The National Health and Medical Research Council will release updated guidelines on safe alcohol consumption in June. It's expected that there'll be a reduction in the number of standard drinks recommended for men and women. The new recommendation is expected to bring down the safe drinking levels down to two drinks a day for both men and women.

The Department of Health's current advice is that men should not regularly drink more than 3-4 units of alcohol per day, and women should not regularly drink more than 2-3 units of alcohol per day.

The Mouth Cancer Foundation is now calling for a reduction in the current daily alcohol intake safety guidelines. Founder of the Mouth Cancer Foundation, Dr Vinod Joshi says: 'In view of this latest report the current alcohol guidelines that we've got are actually very high.

'To reduce the risk of mouth cancer, the Mouth Cancer Foundation recommends that people should limit or avoid alcohol altogether.'

For men, the Mouth Cancer Foundation recommends no more than two standard drinks a day and for women no more than one standard drink a day.

The evidence about alcohol and the link to cancer is growing and people should be more aware of the risks and reduce their alcohol consumption.

Whatever be the prejudices or limitations of the parameters chosen to come to this conclusion, reports like these will help educate people in the anti-alcohol lobby. Rather than trying to coerce the states and the film industry into banning alcohol, people like Mr. A. Ramadoss, the Health Minister of India should publicise the report extensively to promote anti-alcoholism.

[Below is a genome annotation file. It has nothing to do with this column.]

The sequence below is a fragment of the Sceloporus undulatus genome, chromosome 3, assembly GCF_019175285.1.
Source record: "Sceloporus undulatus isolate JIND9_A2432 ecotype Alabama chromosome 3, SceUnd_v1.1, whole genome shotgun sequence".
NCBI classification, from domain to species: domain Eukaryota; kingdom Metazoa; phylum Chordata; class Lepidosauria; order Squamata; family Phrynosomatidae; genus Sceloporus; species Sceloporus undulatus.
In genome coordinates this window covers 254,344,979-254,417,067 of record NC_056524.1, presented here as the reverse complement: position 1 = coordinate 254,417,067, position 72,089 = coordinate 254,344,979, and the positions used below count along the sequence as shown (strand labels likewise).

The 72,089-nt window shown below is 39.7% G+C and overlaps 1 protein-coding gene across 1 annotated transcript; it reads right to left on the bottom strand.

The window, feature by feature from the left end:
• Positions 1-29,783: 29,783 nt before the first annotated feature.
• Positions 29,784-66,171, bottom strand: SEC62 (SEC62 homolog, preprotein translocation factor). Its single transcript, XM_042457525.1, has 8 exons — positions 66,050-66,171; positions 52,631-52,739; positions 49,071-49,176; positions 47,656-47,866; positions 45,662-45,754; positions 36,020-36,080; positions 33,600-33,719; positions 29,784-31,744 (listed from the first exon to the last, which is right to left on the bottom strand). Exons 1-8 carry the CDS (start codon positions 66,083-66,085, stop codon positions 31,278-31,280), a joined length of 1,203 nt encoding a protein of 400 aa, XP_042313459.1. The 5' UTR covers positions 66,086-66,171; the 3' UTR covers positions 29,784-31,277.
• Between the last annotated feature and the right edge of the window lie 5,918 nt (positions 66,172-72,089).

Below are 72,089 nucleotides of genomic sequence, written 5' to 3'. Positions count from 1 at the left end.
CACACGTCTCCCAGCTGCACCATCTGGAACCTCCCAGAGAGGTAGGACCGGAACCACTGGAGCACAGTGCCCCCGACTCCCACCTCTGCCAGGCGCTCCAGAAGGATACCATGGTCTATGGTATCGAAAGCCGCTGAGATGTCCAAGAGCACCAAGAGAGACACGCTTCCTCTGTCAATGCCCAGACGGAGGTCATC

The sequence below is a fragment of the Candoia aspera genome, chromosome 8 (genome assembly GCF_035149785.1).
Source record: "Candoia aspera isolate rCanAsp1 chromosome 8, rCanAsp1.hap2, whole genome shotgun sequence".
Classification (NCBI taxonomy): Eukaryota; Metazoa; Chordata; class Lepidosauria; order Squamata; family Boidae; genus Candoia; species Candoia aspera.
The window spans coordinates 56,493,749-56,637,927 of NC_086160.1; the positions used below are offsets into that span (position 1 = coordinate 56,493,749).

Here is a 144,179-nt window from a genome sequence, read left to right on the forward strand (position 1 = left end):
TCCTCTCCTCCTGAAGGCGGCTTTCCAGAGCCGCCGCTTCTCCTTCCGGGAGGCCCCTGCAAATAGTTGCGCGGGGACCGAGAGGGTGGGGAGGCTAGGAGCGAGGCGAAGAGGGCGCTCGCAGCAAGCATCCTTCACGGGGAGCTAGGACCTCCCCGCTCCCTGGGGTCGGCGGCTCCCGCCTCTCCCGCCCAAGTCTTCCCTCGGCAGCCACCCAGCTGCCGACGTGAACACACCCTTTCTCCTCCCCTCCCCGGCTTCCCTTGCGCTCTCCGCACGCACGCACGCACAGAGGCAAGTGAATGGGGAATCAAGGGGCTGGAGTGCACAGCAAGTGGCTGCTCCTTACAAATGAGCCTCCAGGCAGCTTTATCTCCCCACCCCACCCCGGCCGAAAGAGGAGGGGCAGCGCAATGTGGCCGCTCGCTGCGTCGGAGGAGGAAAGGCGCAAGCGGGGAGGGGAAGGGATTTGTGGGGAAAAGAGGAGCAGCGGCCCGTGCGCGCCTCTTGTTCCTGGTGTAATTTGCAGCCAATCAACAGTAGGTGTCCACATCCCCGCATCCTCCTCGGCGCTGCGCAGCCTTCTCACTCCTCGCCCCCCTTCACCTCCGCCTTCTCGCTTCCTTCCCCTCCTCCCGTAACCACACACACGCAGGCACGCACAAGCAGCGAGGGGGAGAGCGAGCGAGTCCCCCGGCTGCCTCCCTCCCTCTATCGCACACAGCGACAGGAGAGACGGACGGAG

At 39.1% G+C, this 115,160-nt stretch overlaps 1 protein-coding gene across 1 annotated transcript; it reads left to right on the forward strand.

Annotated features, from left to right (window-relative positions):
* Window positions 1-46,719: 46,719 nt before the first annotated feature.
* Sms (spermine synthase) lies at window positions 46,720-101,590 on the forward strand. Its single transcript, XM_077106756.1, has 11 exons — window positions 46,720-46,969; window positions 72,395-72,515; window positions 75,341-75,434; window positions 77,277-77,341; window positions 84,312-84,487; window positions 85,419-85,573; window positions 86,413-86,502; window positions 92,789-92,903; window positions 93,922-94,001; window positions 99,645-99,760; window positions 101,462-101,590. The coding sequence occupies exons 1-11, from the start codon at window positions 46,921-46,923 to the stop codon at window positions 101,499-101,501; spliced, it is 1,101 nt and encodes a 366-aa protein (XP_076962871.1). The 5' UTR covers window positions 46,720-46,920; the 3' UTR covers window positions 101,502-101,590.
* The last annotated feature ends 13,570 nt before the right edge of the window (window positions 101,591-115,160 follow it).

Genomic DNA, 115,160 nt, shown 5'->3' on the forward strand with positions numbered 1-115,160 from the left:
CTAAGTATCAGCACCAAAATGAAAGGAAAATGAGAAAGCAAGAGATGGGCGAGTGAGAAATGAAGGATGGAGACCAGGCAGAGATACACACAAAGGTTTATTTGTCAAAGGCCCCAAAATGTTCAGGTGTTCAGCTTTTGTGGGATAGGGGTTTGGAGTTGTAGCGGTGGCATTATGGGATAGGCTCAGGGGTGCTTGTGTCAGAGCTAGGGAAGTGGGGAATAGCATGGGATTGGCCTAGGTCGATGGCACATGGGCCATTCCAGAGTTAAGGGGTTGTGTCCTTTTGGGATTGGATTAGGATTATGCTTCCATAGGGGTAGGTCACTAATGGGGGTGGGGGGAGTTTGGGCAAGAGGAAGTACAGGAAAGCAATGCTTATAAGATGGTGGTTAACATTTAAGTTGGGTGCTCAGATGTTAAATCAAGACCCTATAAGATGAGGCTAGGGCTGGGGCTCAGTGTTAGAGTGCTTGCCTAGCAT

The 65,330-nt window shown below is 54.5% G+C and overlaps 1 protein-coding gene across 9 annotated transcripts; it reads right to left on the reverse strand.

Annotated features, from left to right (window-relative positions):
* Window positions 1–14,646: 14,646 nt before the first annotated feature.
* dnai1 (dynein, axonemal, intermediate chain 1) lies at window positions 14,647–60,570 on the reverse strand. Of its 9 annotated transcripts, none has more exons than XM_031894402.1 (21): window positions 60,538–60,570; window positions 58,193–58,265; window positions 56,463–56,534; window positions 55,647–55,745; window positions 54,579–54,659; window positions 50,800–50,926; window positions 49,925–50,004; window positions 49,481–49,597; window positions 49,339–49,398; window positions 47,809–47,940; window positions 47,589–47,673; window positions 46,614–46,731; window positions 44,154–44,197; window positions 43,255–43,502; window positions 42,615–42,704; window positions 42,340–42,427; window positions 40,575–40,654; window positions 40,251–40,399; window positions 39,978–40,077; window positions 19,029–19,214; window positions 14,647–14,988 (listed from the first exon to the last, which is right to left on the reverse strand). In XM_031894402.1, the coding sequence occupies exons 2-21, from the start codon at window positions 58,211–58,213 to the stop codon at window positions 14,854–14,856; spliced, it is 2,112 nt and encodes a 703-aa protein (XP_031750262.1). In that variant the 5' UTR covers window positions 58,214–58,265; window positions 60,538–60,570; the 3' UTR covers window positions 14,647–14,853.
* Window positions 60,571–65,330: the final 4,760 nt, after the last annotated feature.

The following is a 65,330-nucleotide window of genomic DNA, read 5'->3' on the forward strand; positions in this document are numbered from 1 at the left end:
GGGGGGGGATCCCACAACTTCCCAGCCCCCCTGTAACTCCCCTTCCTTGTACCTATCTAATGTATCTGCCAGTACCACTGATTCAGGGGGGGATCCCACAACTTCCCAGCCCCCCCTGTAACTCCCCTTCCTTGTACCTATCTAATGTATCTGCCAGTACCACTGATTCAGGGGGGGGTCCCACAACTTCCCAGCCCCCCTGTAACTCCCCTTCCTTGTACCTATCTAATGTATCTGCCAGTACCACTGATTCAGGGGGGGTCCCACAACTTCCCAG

The study appears to have concentrated on those drinking 3-4 plus glasses of alcohol daily, with no specific focus on wine drinkers. It has already been well documented in almost all the studies that more than two drinks are harmful not only from the point of view of cancer but also blood pressure, liver, etc.

It does not seem to have taken into account several studies in the recent past that concluded that wine was beneficial for cancer, up to two standard drinks a day, except for women. While the study suggests caution, Indian Wine Academy has always recommended a moderate, two glasses of wine daily and we continue to do so-editor

Comments:  
Posted By : Dr Vinod K Joshi
May 13, 2008 12:51
The research is based on data from an international audit of recent cancer research. Alcohol is a carcinogen and known to increase the risk of several cancers. The research shows that even drinking moderate levels of alcohol on a regular basis can increase the risk. As cancer is concerned no benefit is derived from alcohol. The Cancer Institute says that the health benefits of alcohol consumption may have overestimated and most evidence suggests that one drink every two days may be cardioprotective, but only in men over 45 years of age and women after menopause. They say there is no evidence to support the theory that people should take up or maintain drinking alcohol for their health. The report found in fact there is no safe level of alcohol and alcohol consumption should be kept to an absolute minimum. Dr Vinod K Joshi Mouth Cancer Foundation